For dual 13C and 15N measurement 25–612 μg of animal tissue were transferred into tin capsules and dried at 40°C for 48 h; several individuals of small species had to be pooled to obtain enough tissue material for stable isotope analysis. The animals analyzed were taken from soil except for Tomocerus flavescens, Tomocerus vulgaris and Steganacarus magnus which were taken from litter. Stable isotope ratios were analyzed with a coupled system consisting of an elemental analyzer (for samples > 100 μg: NA 2500, CE-Instruments, Rodano, Milan, Italy; for samples < 100 μg: NA1110, CE-Instruments, Rodano, Milan, Italy) and a mass spectrometer (Delta plus, Finnigan MAT, Bremen, Germany) coupled by a ConFlo III interface (Thermo Electron Corporation, Bremen, Germany) [41]. For stable isotope analysis 1–2 mg dry weight of fine roots, mycorrhizal root tip and lateral root were filled into tin capsules and analyzed with a coupled system consisting of an elemental analyzer NA 1108, Fisons-Instruments, Rodano, Milan, Italy and a mass spectrometer (Delta C, Finnigan MAT, Bremen, Germany) coupled by a ConFlo III interface (Thermo Electron Corporation, Bremen, Germany). Abundances of 13C and 15N are expressed using the δ notation with δsample [‰] = [(Rsample − Rstandard)/Rstandard] × 1000; Rsample and Rstandard represent the 13C/12C and 15N/14N ratios of samples and standard, respectively. For 13C PD Belemnite (PBD) and for 15N atmospheric nitrogen served as the primary standard. Acetanilide (C8H9NO, Merck) was used for internal calibration.

For analyzing the enrichment in 13C and 15N of soil animal taxa we calculated the difference in delta values between animals from labeled and unlabeled trees as Δelement = δlabel—δcontrol, with Δelement representing the Δ13C and Δ15N values. Samples with mean Δ13C and Δ15N in the range of two standard deviations of δ13C and δ15N of respective control samples were assumed not to be enriched and set to zero.

Statistical analysis

Statistical analyses were performed using R v.3.2.4 (R Core Team 2016). Δ15N and Δ13C values of eleven soil animal taxa were analyzed separately using linear mixed effects models [42]. A random effect of tree identity (tree ID) avoiding pseudo-replication of soil animal taxa of the same tree was included. We tested the effect of Tree species (beech and ash) and Sampling date (5 and 20 days after labeling) and their interactions on C and N incorporation into soil animal taxa. Δ15N and Δ13C of the two root compartments (lateral root and mycorrhizal root tip) were analyzed separately using linear mixed effects models. A random effect of root tip identity (root ID) avoiding pseudo-replication of compartments of the same root tip was included. We tested the effect of compartment (lateral root and mycorrhizal root tip) and Sampling date (5 and 20 days after labeling) and their interactions on C and N incorporation into lateral root and mycorrhizal root tip. Δ15N and Δ13C values were log-transformed to improve homogeneity of variance. The model was simplified by stepwise reduction ending up with two models, one for enrichment in C and one for enrichment in N. To inspect differences between animal species for C and N enrichment in beech and ash contrast analyses were performed testing differences within each type of Tree species. Further, individual analyses of variance were performed for each species (see S3 Table). Linear mixed effects models with the intercept set to zero were used to inspect C and N enrichment in animal taxa to be significantly different from zero within each level of Tree species. Data given in text represent means and standard deviations.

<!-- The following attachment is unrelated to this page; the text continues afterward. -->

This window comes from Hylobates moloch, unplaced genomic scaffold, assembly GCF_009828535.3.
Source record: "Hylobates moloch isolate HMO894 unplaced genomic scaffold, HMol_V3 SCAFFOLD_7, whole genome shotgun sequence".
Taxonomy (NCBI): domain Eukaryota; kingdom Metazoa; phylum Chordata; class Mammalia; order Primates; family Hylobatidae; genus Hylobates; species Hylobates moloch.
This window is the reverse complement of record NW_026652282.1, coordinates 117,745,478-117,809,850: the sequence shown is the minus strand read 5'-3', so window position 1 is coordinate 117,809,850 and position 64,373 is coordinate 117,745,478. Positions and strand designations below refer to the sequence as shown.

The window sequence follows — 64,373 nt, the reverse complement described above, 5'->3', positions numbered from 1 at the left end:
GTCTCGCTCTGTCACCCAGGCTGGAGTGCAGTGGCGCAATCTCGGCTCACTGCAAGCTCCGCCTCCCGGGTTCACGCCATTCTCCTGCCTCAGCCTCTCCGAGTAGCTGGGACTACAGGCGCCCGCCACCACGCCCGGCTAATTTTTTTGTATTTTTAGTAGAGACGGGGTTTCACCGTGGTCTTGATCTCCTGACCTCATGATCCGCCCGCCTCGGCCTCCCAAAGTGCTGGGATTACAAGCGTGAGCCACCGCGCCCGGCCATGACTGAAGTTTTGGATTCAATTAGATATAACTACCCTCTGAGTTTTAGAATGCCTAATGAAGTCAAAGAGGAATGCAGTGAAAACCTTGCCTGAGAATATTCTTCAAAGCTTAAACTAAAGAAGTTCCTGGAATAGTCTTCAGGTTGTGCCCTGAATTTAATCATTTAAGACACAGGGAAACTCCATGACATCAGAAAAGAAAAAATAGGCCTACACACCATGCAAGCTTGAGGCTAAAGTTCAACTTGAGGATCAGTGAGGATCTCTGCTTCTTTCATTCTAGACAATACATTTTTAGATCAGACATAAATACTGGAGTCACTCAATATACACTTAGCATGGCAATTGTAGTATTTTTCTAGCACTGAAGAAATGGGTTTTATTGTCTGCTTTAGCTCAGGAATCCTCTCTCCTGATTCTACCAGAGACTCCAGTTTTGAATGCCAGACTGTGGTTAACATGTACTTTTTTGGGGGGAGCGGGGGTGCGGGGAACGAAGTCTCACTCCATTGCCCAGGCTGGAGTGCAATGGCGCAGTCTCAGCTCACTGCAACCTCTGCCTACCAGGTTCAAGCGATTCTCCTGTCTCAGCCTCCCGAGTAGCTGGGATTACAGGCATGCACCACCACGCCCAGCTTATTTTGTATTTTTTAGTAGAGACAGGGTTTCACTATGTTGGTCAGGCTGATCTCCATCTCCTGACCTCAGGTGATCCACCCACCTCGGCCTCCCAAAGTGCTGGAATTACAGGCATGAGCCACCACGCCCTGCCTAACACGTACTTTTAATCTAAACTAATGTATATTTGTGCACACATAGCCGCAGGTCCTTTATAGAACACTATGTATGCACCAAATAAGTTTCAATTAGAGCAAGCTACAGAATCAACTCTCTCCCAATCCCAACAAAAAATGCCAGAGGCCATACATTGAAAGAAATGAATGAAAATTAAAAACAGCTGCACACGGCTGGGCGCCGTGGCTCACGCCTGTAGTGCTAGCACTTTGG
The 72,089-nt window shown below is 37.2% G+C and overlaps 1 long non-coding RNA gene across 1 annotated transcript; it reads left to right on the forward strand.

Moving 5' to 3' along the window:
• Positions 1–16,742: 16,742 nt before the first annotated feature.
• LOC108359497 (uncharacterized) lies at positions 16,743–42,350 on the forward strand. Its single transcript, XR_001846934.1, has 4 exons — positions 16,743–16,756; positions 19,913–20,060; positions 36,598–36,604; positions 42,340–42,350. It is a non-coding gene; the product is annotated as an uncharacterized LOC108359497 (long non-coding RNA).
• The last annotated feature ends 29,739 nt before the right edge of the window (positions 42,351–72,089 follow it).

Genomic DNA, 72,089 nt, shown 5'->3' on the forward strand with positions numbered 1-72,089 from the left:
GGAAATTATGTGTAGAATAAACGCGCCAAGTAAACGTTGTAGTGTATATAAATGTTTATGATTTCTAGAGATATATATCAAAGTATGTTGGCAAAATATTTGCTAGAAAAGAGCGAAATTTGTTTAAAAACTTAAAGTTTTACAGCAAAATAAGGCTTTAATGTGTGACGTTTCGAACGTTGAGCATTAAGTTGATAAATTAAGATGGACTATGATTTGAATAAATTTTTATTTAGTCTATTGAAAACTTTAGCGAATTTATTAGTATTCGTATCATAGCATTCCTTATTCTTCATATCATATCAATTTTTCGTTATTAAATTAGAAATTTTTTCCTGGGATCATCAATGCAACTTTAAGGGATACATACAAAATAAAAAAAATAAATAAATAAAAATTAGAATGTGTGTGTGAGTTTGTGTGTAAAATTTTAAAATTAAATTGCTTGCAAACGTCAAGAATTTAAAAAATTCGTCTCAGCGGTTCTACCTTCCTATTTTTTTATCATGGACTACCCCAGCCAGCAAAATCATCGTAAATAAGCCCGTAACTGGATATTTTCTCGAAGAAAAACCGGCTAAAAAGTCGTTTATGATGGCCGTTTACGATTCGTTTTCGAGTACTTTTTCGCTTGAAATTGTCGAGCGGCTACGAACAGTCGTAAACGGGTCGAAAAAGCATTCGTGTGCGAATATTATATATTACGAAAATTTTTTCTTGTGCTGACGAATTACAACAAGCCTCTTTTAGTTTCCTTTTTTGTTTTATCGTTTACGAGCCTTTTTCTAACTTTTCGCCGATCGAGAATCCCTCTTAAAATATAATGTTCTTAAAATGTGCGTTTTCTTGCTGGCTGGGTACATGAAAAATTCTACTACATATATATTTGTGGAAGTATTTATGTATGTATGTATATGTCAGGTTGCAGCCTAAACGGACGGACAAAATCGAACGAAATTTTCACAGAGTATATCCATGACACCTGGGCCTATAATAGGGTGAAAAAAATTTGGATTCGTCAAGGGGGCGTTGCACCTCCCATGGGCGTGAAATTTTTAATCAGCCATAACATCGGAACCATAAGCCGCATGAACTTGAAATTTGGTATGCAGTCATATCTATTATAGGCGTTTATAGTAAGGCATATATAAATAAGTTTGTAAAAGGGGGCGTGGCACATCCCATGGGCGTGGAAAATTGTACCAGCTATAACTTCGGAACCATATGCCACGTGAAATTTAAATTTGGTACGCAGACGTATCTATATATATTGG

Natural abundance

Natural abundance δ13C signatures of soil animal taxa spanned over 5.06 delta units from -25.33 ± 0.4 ‰ in Nothrus palustris (Oribatida) to -20.27 ± 0.73 ‰ in S. magnus (Oribatida), while natural δ15N signatures spanned over 7.44 delta units from -3.00 ± 0.77 ‰ in N. palustris to 4.44 ± 1.34 ‰ in Onychiuridae (Collembola) (S1 Fig).